6. Nearly all the offenders in contemporary sex scandals (and even financial scandals) are men. Most of them are oversexed males drunk with power and testosterone. Clinton, Schwarzenegger, John Edwards, Eliot Spitzer, Anthony Weiner… what they all have in common is a personal tool that won’t stay put. The few women who make tabloid headlines tend to be Hollywood nymphets or the occasional schoolteacher who entertains a horny adolescent. What is it about men today? Laggards in school… stupid in public conduct… pathologically reckless on Wall Street… I’m almost ashamed to admit I belong to their tribe. Scientists say the Y chromosome is gradually deteriorating over time, but the descent seems to be steeper and quicker than anyone would have expected. Whatever happened to character, honor, courage and other archaic male mantras from the Age of Chivalry?
7. Mike McQueary needs to be held accountable. He’s the former graduate assistant who allegedly witnessed Sandusky raping a ten-year-old boy in a Penn State shower and did nothing to stop the assault. I can understand a failure of nerve when walking in on a horror being perpetrated by one’s superior… he was probably dumbstruck. But all he had to do was clear his throat to make his presence known, say a few words to break up the assault (a naked middle-aged Sandusky in the shower couldn’t have posed much of a threat to the 6’2″ former quarterback), then yank the poor boy out of there and call the cops. Sandusky’s reign of terror would have ended in 2002 instead of 2011. Instead, a skittish McQueary bolted out of the shower room and waited until the next day to tell Coach Paterno. JoePa was fired; McQueary is simply on leave. Of course, it’s easy to be a Monday-morning quarterback… but a real quarterback would have acted more decisively.
8. What can we do about pedophiles? I don’t mean pedophiles who have committed crimes; that’s easy: we prosecute them and take them off the street. I mean people who are sexually attracted to children and find themselves tempted to consummate their wayward passion. Most of them probably have little or no control over their orientation. So do we force them to undergo therapy? (And would therapy make any difference?) Do we isolate them from society? Castrate them? Load them with drugs? Give them computer-animated kiddie porn to defuse their urges as harmlessly as possible? Whatever the means, we have to work on controling pedophilia before the pedophiles can act.
9. Pedophiles are spoiling it for men who simply enjoy being with kids. Children (most of them, anyway) are charming little people, and their companionship can be a tonic for world-weary souls. Helping young people grow and laugh and flourish also happens to be one of life’s most rewarding pursuits. Now, with pedophilia in the headlines, any man who consorts with kids for any reason is likely to be viewed with suspicion. And that’s a tragedy, because children need positive male role models outside the home. Do we ban all one-on-one contact between kids and their leaders? I’m afraid it might come to that, for everyone’s peace of mind.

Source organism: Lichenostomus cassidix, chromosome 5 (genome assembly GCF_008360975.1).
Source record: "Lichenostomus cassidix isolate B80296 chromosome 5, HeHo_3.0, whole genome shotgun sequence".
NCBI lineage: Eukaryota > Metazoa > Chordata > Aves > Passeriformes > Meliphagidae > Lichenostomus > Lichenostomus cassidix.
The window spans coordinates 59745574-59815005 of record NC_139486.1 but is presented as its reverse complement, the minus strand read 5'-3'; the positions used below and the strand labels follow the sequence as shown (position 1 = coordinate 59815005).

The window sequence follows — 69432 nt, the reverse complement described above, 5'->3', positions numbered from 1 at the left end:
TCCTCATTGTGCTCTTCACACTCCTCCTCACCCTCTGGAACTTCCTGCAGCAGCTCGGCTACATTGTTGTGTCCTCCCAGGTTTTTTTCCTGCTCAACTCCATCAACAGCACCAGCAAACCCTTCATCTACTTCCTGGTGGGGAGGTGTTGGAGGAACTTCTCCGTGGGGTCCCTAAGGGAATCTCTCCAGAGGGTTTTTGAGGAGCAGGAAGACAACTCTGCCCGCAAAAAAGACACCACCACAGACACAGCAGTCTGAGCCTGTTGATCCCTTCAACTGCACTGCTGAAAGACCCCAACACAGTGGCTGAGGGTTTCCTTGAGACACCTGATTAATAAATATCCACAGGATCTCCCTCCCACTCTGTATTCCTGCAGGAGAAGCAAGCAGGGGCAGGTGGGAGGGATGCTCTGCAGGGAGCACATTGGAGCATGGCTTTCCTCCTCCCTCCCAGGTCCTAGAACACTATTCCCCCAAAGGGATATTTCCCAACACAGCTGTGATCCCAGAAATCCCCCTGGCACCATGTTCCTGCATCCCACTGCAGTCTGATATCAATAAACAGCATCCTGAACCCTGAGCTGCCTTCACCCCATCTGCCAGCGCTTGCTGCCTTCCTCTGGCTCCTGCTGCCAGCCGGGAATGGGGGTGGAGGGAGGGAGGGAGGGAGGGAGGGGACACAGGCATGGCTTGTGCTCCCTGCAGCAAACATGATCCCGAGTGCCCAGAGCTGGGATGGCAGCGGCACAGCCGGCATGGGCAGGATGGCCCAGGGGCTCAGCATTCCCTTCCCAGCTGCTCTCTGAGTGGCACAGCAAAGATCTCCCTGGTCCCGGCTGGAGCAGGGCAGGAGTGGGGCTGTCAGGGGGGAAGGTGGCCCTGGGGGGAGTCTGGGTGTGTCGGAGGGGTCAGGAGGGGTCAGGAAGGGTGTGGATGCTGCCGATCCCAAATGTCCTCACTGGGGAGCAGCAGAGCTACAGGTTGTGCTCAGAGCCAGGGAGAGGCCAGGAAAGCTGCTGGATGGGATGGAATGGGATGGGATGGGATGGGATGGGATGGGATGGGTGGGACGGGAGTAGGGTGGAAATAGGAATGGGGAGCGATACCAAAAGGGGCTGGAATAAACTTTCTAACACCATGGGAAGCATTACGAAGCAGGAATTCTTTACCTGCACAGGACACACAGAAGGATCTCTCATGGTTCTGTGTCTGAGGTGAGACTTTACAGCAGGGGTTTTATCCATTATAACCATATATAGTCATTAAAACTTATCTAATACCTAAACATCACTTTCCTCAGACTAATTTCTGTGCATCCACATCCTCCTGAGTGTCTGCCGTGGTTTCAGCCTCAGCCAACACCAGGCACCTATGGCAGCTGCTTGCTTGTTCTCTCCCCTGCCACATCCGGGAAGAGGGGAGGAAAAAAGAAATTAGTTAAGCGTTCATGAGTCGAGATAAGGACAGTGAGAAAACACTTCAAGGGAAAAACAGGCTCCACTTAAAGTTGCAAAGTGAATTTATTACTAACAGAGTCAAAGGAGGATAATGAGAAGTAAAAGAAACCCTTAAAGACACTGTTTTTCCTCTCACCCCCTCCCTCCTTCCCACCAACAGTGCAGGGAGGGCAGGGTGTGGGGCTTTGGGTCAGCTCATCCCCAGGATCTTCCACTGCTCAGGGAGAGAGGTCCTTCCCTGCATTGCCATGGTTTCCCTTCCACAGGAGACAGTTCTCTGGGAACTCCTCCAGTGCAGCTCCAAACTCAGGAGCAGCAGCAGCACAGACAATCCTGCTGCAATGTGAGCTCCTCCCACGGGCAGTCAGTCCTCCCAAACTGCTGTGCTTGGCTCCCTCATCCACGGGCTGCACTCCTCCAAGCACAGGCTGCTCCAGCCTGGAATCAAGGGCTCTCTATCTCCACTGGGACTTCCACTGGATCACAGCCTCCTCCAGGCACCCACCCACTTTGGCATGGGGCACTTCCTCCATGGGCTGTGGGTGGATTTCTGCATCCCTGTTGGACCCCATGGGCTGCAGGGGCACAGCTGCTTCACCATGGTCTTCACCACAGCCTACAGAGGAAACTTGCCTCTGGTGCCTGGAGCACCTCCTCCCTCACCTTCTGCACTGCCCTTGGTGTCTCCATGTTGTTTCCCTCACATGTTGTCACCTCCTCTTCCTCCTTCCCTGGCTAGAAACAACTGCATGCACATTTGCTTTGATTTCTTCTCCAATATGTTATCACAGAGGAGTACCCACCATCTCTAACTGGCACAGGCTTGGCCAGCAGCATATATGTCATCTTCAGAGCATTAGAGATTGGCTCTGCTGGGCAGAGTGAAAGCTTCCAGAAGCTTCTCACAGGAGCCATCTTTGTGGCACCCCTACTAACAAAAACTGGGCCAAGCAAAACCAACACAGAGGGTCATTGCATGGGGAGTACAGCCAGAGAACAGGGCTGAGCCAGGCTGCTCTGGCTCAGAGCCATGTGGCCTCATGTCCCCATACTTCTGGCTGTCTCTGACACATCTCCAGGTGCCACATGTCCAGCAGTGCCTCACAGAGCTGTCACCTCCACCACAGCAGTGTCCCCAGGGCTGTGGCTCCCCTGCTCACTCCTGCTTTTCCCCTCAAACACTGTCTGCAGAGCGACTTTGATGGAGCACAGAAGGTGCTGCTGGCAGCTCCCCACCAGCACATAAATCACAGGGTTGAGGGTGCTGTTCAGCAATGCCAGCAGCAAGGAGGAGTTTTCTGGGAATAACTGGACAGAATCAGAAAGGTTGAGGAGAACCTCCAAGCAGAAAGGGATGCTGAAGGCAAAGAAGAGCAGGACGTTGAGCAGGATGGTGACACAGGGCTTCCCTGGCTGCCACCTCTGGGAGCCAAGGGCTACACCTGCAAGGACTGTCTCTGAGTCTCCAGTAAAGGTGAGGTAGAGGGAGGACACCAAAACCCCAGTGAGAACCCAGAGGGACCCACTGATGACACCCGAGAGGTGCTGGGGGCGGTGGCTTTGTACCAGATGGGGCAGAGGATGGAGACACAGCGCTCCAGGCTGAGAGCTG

10. It helps to have friends in high places. Just ask Sandusky, who’s out on the street proclaiming his innocence (aside from a little “horseplay.”) The judge who let him go free on $100,000 bail was a volunteer with Sandusky’s Second Mile youth program.
11. The worst of it: Penn State simply told Sandusky to take his act elsewhere. When Joe Paterno’s higher-ups at Penn State heard the report of Sandusky’s brutal misconduct in the shower, did they call the police? Of course not. Did they at least notify the parents of the boys in Second Mile that their leader was up to no good? Try again. They ordered him to stop bringing boys to campus! In other words, they essentially advised him that he was free to indulge his unholy urges anywhere else. What were they thinking? Was their loyalty to Paterno’s onetime heir-apparent so steadfast that they simply winked at his extracurricular activities? Were they afraid that an arrest would tarnish the brand? More afraid of a little bad publicity than they were fearful for the safety of Jerry’s boys? This is the same “see no evil” policy that prompted so many Roman Catholic bishops to ship their wayward priests to other parishes… as if a change of scene might cure them. It doesn’t. It simply enables them to find new victims in new settings.
12. Money has become WAY too important in college football. I know, I know… if the schools can make all those megabucks from lucrative TV contracts and the like, what right do we have to stop them? It’s probably too late to stuff this musclebound genie back into its bottle, but I’d still like to see colleges (and Congress, for that matter) distance themselves from Big Money. The heavenly scent of dollars in the air has driven college football to some boneheaded decisions. Examples: Boise State just joined the Big East conference, while the core of the old conference (Syracuse, Pitt, West Virginia) jumped ship for other destinations. The “Big Ten” conference now numbers 12 schools, while the “Big 12” actually has ten. Rutgers, the birthplace of college football and my own alma mater, recently renamed its playing field High Point Solutions Stadium. (Is everything for sale?) Money has cheapened college football and swelled its head at the same time. What does all this have to do with the mess at Penn State? Simply that the stakes have become prohibitively high, and nobody is willing to risk all that glorious loot to save a bunch of innocent children from hell on earth.